"Sure, the B763 has done much for airlines and Boeing but the current order situation just shows that airlines go for the A332, and in most cases the A332 replaces B763. Sorry, it's a fact. Airlines which operate both are only doing it for a certain time, until the A332 are delivered. Having both makes as much sense as operating A320s along with B738s.
The A332 is hot, there are many carriers which directly replace the B763 with A332s. The B763 was hot for a long time, but orders have rapidly slowed down."
Yeah, I guess your right, just look at CO, DL, AA, UA, AC, RAM, ANA, JAL, HA, Kenya, etc.... One carrier that operates both aircraft for different missions is AC, for the time there is a need for an aircraft of it's size, and the B767 is the only aircraft available on the market. I am not argueing with you that B767 orders have decreased over the past few years, but it's understandable. The major airlines who operate the B767 already have a substancial number of the type in their fleet, which have not reached the age of retirement. It's called a plateau, and when the time comes for replacement, I expect B767 orders to pick up (Mabye we will see increased interest in the B764 by that time).
"I know Varig operates long routes with the B763, but I was only refering to European airlines (as you did first).
It's also a fact that both airliners carry about the same number of passengers (very little difference), but the A332 offers more range, with a larger cargo capacity, at a higher payload. The B763 serves well its market, but the A332 can also serve the same market and some new markets additionally."
And can you explain ot me why we don't see many A330's running US Trans-Con's then? This is the B767's best market! It's designed exactly for this type of flying. Try operating A332's on those routes and you won't see the same results.
"Best example for the aircraft's flexibility is Air France: the aircraft is flown on shorter six hour routes to West Africa, but also on 12 hour routes to Sao Paulo, the latter without any payload restrictions. No B763 can operate on such flights with full payload.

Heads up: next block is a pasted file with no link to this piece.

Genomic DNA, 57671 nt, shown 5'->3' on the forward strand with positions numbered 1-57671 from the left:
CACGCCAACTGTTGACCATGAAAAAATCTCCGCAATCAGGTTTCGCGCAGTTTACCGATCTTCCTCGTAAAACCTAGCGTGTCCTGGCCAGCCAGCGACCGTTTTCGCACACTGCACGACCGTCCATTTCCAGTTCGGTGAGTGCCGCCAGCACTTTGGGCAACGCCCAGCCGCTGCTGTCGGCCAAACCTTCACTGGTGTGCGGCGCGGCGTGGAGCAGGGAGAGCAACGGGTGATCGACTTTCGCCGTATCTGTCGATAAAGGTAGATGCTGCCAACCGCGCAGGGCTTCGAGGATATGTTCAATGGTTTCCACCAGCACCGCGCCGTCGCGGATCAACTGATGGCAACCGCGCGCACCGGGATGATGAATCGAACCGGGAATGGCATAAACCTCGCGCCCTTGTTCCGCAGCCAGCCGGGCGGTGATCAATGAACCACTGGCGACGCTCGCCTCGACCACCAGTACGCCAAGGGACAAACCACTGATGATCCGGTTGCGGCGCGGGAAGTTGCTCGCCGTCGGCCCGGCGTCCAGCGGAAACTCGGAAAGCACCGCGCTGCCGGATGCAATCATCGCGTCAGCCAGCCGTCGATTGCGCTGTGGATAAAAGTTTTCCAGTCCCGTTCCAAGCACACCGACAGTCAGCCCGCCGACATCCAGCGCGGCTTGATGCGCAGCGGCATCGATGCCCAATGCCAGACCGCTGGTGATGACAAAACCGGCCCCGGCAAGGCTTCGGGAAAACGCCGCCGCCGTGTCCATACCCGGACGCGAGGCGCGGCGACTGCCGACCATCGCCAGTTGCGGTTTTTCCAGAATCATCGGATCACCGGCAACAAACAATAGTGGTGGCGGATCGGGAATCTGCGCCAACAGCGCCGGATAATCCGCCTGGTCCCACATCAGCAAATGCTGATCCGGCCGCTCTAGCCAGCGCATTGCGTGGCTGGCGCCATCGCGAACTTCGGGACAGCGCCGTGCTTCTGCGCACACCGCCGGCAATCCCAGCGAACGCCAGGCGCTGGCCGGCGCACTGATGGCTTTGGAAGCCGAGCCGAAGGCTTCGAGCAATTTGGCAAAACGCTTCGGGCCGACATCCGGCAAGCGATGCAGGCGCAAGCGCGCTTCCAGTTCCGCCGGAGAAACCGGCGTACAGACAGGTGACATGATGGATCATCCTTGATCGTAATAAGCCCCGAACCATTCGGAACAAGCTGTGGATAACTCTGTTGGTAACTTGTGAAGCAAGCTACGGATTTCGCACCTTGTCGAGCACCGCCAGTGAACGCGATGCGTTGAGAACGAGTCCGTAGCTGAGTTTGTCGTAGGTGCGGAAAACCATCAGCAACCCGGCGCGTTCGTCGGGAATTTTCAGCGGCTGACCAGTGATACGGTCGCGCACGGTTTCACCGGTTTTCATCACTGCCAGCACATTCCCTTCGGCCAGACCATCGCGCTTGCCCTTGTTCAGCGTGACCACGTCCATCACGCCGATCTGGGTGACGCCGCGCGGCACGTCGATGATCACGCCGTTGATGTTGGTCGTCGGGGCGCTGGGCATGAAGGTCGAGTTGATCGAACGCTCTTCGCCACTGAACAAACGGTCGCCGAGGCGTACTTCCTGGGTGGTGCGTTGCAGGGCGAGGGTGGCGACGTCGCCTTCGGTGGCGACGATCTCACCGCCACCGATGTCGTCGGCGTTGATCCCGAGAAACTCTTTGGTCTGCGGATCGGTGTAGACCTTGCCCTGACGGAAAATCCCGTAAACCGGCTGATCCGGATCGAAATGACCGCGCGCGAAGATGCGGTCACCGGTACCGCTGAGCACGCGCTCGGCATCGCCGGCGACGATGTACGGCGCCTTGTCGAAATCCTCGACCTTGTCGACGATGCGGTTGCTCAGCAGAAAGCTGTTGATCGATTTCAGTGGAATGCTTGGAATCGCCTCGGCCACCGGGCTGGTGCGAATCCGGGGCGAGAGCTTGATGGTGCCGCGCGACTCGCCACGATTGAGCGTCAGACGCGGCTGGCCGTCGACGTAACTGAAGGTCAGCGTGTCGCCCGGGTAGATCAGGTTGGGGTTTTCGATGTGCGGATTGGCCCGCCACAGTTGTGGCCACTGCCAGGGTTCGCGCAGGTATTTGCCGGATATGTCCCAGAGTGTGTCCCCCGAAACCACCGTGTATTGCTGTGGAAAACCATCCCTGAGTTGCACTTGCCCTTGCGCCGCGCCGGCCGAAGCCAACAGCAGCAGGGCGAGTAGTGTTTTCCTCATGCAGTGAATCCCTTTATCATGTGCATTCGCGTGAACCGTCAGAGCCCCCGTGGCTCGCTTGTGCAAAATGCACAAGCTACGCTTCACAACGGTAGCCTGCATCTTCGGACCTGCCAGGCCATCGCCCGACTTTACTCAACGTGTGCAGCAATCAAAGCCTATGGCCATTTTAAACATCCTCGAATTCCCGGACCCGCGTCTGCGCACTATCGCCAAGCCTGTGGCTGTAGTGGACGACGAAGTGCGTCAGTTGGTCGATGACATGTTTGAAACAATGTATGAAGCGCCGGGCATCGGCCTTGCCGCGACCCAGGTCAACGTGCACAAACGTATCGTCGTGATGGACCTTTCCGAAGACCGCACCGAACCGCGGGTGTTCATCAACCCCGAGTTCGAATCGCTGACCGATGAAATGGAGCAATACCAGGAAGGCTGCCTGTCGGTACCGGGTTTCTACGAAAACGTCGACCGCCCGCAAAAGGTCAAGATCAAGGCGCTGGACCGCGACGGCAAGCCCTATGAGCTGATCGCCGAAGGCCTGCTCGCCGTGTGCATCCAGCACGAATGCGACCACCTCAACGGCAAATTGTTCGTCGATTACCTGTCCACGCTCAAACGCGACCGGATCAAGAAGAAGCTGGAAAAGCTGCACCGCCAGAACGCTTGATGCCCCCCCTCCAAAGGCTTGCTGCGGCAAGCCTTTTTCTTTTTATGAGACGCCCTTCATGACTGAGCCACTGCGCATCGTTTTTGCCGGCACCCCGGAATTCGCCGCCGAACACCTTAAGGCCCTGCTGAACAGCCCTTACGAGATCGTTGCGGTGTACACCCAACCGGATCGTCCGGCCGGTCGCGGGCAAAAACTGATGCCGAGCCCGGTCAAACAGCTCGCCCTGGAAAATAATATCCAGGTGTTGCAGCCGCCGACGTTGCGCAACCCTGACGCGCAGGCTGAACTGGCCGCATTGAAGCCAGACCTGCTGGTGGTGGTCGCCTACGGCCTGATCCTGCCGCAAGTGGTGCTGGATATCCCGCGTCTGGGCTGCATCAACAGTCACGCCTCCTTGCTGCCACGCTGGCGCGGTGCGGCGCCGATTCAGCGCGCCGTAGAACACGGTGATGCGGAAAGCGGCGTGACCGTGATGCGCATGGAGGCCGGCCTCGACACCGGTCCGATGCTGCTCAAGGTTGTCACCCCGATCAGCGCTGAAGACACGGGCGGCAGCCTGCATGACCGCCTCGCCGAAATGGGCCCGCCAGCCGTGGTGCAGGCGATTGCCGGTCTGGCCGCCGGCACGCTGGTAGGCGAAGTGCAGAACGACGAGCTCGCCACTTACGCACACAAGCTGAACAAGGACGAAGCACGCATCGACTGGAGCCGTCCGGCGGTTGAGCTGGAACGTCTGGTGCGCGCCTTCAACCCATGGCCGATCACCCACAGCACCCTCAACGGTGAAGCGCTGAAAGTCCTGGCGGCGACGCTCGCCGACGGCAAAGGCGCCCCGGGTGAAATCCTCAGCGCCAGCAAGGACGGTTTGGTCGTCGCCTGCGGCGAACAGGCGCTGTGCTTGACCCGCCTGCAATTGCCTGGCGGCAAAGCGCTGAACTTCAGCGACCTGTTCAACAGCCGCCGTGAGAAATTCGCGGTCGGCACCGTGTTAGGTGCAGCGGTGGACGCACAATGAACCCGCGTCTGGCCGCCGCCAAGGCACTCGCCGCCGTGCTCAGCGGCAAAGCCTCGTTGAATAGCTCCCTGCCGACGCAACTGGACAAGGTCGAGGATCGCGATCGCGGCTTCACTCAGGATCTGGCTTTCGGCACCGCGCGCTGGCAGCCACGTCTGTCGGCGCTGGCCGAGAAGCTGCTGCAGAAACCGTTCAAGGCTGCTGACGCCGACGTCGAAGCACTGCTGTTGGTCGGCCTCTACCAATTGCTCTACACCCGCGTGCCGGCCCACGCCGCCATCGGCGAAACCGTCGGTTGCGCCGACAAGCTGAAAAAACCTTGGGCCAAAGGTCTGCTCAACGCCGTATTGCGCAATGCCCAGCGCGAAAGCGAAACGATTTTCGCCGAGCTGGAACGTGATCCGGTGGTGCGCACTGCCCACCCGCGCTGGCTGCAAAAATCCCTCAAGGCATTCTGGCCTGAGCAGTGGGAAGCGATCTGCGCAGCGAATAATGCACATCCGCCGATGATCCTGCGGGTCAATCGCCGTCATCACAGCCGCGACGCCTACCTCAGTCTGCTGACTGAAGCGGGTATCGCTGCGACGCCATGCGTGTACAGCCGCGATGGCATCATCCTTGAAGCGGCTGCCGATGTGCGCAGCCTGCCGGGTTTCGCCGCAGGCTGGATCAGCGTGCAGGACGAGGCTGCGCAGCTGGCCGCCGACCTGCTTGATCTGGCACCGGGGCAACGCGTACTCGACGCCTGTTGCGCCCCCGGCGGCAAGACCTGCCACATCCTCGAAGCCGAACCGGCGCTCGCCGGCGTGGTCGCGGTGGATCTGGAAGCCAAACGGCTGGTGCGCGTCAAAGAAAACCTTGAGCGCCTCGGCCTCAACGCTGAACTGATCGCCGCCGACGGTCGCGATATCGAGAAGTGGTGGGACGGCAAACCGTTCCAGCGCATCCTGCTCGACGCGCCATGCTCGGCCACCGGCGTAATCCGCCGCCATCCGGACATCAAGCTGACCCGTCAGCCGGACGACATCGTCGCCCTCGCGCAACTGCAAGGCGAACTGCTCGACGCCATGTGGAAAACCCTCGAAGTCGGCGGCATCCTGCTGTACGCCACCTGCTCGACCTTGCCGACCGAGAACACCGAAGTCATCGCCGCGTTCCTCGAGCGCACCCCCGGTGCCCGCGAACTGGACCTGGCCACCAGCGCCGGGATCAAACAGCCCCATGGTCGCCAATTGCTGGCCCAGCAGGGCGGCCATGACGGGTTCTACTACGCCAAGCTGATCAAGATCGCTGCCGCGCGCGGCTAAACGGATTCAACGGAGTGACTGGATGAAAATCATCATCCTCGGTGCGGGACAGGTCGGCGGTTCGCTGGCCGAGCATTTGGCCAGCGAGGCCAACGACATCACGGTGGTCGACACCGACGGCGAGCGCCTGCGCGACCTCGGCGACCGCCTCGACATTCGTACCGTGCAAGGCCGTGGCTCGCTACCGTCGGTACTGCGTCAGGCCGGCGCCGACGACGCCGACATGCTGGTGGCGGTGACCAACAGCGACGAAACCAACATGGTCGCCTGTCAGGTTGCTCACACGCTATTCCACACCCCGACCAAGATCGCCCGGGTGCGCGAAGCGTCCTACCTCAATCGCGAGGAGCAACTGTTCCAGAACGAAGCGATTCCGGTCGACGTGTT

Boeing had the chance to offer a B764 with similar range as the A332 but they didn't, and that's why airlines don't order it. Even Continental does not opererate it from Houston to Europe because it can become critical. And Delta? Only domestic service. And without modifications we won't see the B764 operate longer EU services (such as Rome) out of ATL."
No payload restrictions? Have a look..... http://www.boeing.com/commercial/767family/pf/pf_rc_rio.html
I really don't understand what you are trying to get at. The B767-400(ER) was intended to fulfill a DL requirement as an L1011 replacement. It was not built to be the world's longest ranged aircraft, but to satisfy current B767 operators. DL does not intend, and I don't believe has ever intended to operate these aircraft overseas! And while Boeing was designing the aircraft, CO took a look and liked what they say. And BTW, CO loves the B764 on their EU routes.
CO uses it's B762's and B772's out of IAH. Why does everyone on this board believe that for an aircraft to be great, it has to have more and more range than the competition? And remember here, the B764(ER) was not a completely new design, but a new submodel of an existing series, therefore not putting an amount of pressure on Boeing to achieve great sales.